BMC Microbiology 08/2013; 13(1):192. · 2.98 Impact Factor
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    ABSTRACT: In recent years, small RNAs (sRNAs) have been identified as important regulators of gene expression in bacteria. Most sRNAs are encoded from intergenic regions and are only expressed under highly specific growth conditions. In Staphylococcus aureus, the alternative sigma factor, σ(B), is known to contribute to the overall stress response, antibiotic resistance, and virulence. The σ(B) regulon in S. aureus is well described and comprises approximately 200 annotated genes, including several genes encoding virulence factors. In the present study, we have identified three novel σ(B)-dependent transcripts encoded from genomic regions previously annotated as intergenic. All three transcripts, named SbrA, SbrB, and SbrC, are highly conserved in S. aureus, and we confirmed their presence in four different isolates (SH1000, Newman, COL, and UAMS-1). Curiously, two of these genes (sbrA and sbrB) were found to contain open reading frames encoding small, highly basic peptides that are conserved among Staphylococci. The third transcript (SbrC) did not contain any likely open reading frame and thus constitute a genuine non-coding sRNA. The functions of these genes are currently unknown but are likely to be important for the σ(B)-mediated response of S. aureus to adverse conditions.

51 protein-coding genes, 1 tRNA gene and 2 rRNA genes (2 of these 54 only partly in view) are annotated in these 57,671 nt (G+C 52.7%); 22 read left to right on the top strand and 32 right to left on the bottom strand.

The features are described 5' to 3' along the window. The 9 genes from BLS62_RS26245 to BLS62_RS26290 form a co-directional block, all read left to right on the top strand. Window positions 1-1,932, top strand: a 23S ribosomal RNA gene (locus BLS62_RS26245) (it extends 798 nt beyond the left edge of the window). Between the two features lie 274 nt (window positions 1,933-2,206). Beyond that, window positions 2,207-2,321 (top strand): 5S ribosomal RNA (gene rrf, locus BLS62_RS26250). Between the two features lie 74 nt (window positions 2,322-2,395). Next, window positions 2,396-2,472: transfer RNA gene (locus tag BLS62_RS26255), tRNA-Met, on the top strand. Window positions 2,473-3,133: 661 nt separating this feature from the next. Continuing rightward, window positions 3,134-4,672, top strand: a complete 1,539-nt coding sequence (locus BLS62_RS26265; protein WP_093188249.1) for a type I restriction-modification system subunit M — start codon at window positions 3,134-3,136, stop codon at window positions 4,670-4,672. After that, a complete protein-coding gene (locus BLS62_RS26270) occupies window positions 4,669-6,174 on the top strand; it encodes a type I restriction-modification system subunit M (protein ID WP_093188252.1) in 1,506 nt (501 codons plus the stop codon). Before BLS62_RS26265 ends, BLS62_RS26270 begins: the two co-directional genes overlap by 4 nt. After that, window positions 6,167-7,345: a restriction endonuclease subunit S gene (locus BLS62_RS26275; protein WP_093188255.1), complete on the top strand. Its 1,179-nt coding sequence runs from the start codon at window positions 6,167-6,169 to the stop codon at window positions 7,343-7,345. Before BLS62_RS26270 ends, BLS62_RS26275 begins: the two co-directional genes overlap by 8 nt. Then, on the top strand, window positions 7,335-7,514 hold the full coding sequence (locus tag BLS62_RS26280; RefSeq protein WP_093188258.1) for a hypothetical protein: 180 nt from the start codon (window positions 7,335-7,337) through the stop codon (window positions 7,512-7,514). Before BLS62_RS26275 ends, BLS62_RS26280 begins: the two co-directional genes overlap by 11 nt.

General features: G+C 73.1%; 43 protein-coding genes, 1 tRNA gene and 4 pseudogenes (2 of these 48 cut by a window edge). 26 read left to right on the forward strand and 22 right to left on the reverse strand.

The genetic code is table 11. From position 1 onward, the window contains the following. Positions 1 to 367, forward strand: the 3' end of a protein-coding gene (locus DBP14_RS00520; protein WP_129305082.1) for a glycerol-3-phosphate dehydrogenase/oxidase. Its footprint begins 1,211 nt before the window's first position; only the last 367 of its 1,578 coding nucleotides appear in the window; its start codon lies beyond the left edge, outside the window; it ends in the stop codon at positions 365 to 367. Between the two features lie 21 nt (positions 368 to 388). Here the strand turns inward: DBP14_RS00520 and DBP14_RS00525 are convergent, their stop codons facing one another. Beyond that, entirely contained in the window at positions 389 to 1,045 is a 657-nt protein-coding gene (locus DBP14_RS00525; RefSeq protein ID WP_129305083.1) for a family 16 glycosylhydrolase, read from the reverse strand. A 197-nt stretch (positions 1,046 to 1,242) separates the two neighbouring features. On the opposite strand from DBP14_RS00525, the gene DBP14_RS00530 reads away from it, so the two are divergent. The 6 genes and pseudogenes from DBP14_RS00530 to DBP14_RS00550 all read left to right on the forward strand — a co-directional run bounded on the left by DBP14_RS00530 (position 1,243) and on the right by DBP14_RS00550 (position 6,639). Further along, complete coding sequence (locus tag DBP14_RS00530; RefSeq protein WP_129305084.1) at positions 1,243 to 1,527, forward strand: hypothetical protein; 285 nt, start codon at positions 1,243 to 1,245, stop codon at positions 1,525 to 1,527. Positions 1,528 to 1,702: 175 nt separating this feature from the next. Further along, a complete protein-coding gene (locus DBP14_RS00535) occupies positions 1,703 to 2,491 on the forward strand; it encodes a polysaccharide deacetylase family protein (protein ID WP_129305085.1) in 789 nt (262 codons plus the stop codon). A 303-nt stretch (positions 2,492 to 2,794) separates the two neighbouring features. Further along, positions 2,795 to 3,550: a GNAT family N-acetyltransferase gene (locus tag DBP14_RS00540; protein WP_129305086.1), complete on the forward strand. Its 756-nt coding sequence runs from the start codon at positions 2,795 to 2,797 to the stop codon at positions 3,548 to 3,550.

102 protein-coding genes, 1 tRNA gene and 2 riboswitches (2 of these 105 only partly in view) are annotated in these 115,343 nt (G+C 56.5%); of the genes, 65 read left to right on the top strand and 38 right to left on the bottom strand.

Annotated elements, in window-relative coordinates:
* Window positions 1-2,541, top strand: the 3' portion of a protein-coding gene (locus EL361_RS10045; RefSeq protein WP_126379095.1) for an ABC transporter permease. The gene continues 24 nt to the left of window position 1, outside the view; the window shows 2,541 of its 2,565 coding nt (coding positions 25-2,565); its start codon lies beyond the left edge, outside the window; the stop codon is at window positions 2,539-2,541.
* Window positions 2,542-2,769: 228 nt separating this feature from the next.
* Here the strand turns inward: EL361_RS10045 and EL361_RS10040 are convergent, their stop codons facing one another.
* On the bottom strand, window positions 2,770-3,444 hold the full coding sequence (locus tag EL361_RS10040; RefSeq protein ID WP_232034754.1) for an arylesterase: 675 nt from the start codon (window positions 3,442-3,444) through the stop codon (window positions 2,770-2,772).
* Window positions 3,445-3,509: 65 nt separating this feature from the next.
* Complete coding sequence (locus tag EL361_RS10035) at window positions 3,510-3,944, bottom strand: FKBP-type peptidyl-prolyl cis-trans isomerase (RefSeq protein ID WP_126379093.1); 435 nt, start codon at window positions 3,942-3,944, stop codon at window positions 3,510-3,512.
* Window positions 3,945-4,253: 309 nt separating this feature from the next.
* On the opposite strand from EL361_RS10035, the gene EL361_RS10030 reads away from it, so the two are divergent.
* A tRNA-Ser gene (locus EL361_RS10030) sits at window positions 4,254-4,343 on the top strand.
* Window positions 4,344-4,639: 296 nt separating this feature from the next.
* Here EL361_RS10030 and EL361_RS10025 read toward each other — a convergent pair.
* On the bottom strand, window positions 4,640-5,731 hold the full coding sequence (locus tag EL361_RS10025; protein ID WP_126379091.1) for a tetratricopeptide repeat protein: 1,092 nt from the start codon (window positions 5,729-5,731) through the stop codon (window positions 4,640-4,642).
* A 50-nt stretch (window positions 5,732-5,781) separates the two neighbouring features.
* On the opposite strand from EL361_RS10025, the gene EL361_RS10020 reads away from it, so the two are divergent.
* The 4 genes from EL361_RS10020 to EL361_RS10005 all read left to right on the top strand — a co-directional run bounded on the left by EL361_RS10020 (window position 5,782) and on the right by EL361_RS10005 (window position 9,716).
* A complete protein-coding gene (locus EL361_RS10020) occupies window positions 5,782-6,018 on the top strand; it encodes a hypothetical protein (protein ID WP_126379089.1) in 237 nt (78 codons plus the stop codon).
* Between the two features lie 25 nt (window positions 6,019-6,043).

Archives of Microbiology 10/2010; 193(1):23-34. · 1.86 Impact Factor